ok. round two.
i was reading the beginning of a book the other day--the theory of almost everything: the standard model, the unsung triumph of modern physics--and he said something pretty simple, yet profound.
he was talking about how we understand things on different levels.
and it kind of hit me upside the head. i believe the metaphor he was making involved being able to explain how computers worked by talking about how the electrons flowed in certain order through their electronic pathways to form gates of logic, and how completely useless that model of understanding would be if one were trying to understand an error message from windows nt.
point is, the way we can get our head around things depends not only on the things we're trying to get our heads around, but also on the context of the situation in which the things (and our heads) are currently existing.
part of what i was trying to get out in that last post was that this network model of understanding can connect to several levels (often at once).
this can be very useful. it can also be a great hindrance.
if you can't already tell, i _love_ me some wikipedia. love it. i can seriously get lost in there for _hours_, and have a grand old time while i'm at it. i have learned so much from that site over the years that i don't know what i'd be like without it.
now, i realize that you have to take wikipedia with a very large grain of salt. but, if you keep your wits about you and understand where this stuff is coming from and what it is that you're reading, then it is not only a very rich and entertaining source of information, but a phenomenal jumping off point.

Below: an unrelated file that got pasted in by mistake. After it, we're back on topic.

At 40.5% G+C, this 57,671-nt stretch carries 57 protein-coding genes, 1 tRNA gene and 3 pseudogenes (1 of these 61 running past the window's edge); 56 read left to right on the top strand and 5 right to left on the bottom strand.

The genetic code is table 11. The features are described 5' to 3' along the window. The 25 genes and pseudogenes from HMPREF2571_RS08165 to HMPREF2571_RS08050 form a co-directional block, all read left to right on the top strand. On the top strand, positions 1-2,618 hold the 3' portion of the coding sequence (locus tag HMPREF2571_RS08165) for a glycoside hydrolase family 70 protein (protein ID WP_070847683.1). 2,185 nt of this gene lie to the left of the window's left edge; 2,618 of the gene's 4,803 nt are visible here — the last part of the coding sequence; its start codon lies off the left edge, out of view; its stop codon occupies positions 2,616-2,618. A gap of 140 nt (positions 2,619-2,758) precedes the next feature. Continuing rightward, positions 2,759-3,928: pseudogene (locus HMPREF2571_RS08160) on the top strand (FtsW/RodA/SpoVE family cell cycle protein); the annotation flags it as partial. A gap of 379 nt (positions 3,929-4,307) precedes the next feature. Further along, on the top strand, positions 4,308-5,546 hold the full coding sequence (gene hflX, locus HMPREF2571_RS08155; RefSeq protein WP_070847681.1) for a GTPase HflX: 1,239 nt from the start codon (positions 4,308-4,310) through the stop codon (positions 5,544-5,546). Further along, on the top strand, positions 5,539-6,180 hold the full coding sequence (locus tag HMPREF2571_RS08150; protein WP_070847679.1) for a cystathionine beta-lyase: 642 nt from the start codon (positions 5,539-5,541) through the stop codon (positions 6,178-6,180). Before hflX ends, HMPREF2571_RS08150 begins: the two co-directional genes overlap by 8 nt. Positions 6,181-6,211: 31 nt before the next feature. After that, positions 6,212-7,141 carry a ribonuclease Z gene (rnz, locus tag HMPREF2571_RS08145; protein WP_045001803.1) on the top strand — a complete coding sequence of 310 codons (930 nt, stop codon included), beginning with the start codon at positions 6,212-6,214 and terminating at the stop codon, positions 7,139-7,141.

and there's the rub...
i find so many wonderful links to other articles and external sites that before i know it, i'm so off topic that i'm not getting anything done. and worse, i have to choose. it's not just that my attention is drifting from the topic i summoned the wiki world for, but my attention is drifting in _multiple_ directions.
that's the same thing that often happens in the web (and networked environments in general), but i find my interest frequently, and often painfully divided by the little blue trails of wonder when i don't immediately leave a wikipedia article. (and, like i said, i love the 'pedia, so it seemed like a good example...)
but i've been getting this picture in my head of how this paradigm is working and the concept of depth was something i was missing before. i mean, it was there, but i couldn't put it into words.
the network method of communication connects us to many things all at once.
we've got the subject of whatever it is we're talking/thinking/reading about. and we've got related metadata there with it. we've also got linking to other related thoughts and ideas and concepts (all with their own (often overlapping) metadata). but not only do we have this interconnected web of information, but we also have different levels of representing it.
if you take a web-style network topology from a top down view, that's only part of it. four degrees of freedom. these interlinks can keep going infinitely in four separate directions, along the whole plane.
but the concept of different levels of description or understanding add depth to that model.
i'm not quite sure where i'm going with this, but it feels right and i just wanted to get it down before i lost it.
i'll be back for this one.
ok. round two.